Firms telling clients inflation means costs cannot be nailed down
More contractors are understood to be turning their backs on fixed price projects, telling clients it is impossible to stick to agreed sums because of constantly escalating inflation.
In March, the chief executive of Osborne told Building the firm had stopped looking at fixed price jobs.
Dave Smith, who started out at Sir Robert McAlpine at the end of the 1970s before moving to Wates where he became COO, added: “Right now, nobody is going to fix a price. We’ve gone back to the 70s. It’s a huge challenge for everybody.”
Building understands the issue has also prompted a rethink at Skanska after the firm missed out on a job after the client asked for fixed price bids.
One source said: “They were in for a £150m job with a major financial services company but they went back to their original bid and realised it would be more like £160m.”
A Skanska spokesperson said: “Whilst Skanska cannot comment on specific business decisions or our pipeline of potential future work, we do of course carefully evaluate each project on its own merits – both in terms of risk and opportunity for ourselves and our customers. These include many factors in addition to current inflationary risks.”
Last month, the Construction Leadership Council warned: “Without price continuity, it is harder for trades to quote for projects on fixed price contracts, and then seek to pass onto their customers any price increases for materials that would otherwise erode their profit margin.”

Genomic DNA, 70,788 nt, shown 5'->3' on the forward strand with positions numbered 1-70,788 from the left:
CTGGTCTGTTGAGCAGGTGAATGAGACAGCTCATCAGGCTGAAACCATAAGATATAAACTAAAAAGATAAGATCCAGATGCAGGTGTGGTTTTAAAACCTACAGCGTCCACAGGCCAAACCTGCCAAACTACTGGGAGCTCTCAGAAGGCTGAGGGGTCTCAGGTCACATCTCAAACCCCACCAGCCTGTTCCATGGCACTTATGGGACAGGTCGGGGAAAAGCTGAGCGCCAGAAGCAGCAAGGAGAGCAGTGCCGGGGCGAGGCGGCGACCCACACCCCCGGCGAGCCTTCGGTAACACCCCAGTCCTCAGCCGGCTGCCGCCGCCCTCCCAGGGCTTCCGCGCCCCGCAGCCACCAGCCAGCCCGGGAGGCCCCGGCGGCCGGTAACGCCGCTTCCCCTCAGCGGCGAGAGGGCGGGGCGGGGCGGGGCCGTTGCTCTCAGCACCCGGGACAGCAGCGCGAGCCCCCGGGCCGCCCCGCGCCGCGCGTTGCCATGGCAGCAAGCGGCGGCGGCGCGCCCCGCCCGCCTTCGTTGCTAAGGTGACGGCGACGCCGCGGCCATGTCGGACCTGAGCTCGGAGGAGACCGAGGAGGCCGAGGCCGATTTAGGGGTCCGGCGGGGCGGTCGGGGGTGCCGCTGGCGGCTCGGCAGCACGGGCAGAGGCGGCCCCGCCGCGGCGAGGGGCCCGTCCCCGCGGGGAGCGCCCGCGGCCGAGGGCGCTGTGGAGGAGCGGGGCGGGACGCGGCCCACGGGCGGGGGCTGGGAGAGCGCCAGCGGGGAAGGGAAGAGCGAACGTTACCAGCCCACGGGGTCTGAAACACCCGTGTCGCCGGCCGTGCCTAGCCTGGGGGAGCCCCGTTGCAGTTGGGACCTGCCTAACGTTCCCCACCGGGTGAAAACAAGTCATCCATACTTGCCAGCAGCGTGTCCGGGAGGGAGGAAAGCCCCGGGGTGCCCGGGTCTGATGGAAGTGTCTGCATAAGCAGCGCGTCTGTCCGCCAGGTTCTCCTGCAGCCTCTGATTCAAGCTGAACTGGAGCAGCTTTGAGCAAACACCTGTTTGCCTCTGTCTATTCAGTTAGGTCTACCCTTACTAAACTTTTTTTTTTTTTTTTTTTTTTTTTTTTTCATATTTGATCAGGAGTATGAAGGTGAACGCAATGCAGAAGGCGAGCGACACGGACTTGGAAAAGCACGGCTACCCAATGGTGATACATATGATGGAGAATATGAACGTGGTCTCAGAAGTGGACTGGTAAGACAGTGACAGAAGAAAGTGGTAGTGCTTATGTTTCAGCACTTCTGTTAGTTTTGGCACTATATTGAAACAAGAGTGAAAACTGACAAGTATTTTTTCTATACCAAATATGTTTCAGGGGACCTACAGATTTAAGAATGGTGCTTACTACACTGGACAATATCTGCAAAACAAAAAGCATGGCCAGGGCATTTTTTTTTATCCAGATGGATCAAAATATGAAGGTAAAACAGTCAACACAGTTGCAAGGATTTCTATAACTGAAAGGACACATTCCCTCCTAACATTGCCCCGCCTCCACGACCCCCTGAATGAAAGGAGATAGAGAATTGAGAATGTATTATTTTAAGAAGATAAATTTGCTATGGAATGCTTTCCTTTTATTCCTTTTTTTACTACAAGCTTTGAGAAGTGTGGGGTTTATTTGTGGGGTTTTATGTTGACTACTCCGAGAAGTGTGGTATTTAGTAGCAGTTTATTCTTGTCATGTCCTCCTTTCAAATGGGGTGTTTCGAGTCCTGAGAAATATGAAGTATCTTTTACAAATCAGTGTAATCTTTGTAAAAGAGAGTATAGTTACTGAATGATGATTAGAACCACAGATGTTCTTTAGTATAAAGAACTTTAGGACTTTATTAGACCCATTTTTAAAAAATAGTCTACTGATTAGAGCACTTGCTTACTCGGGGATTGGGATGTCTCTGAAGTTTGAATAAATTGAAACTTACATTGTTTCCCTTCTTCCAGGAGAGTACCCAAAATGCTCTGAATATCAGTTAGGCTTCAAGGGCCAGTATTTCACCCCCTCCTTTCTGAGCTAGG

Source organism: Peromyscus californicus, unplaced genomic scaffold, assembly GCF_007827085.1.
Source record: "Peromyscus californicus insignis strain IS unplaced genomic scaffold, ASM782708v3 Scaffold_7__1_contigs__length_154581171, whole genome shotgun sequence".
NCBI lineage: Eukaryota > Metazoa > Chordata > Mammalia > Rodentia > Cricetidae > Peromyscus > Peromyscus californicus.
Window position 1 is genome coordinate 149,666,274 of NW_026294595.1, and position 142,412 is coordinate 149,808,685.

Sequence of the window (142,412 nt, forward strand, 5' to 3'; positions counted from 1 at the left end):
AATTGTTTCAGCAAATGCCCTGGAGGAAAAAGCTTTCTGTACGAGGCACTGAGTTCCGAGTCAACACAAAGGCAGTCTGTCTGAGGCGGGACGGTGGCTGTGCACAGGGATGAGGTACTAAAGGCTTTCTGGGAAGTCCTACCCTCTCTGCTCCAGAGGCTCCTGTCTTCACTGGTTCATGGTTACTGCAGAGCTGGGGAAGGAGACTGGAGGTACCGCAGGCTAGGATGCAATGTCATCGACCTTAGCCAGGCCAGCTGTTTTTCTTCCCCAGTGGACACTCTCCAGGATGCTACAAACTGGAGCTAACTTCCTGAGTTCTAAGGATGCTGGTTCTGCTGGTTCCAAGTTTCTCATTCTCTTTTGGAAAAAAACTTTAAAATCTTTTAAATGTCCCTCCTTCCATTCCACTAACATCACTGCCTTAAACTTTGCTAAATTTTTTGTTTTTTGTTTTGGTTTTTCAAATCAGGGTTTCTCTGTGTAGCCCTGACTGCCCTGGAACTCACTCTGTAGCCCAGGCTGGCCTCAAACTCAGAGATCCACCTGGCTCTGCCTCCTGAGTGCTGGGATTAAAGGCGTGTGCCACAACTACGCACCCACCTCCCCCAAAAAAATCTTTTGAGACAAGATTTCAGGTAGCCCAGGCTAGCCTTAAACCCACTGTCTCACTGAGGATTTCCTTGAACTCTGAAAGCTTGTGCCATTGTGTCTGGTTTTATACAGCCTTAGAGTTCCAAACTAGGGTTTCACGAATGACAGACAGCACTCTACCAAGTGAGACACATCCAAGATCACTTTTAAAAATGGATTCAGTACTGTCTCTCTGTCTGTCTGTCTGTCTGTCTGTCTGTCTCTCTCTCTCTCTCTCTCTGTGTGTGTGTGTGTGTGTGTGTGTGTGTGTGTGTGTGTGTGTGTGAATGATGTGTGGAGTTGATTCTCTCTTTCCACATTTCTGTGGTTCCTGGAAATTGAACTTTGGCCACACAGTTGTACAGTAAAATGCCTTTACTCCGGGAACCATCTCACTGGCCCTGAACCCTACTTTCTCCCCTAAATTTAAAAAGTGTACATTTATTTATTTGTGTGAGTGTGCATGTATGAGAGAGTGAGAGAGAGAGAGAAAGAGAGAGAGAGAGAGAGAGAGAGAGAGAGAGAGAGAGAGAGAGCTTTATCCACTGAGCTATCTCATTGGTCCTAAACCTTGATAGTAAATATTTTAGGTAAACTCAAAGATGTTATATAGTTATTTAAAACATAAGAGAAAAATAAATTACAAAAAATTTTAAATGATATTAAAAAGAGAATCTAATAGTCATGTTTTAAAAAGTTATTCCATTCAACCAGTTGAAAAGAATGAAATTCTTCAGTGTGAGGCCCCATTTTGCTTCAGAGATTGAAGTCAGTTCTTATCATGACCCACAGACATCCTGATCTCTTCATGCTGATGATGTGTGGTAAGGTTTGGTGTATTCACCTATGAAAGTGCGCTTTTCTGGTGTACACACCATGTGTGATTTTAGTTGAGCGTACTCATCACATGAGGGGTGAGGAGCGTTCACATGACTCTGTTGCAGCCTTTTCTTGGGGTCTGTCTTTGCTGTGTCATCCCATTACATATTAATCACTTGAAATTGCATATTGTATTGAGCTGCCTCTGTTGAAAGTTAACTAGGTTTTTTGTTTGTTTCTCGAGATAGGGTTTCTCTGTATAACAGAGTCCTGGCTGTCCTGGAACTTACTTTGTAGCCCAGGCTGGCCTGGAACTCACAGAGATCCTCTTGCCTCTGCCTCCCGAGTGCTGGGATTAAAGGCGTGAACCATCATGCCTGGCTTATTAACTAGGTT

And yesterday, the economics director of the Construction Products Association, Nobel Francis, said ongoing inflation was forcing contractors to ask for additional clauses to be inserted into contracts.
He added: “The major challenge is creeping uncertainty. Specialist sub-contractors are feeling the effects first, particularly those working to fixed-price contracts. For future projects, contractors will be forced to re-price, add fluctuation clauses and introduce risk-sharing arrangement to deal with the uncertainty over potential cost inflation.”
Meanwhile, in a quarterly update today, Skanska said revenue for the period to the end of March was up 3% to SEK37.8bn (£3bn) but the firm said the outlook for building, non-residential work in the UK was weaker than the previous quarter. Its outlook for civils work in the UK remained unchanged at stable.
In a statement, the firm’s chief executive Anders Danielsson said the war in Ukraine would hit its business at some stage: “The impact on our operations will primarily be supply chain disruptions, such as inflation and material shortages, and potentially postponed projects.”
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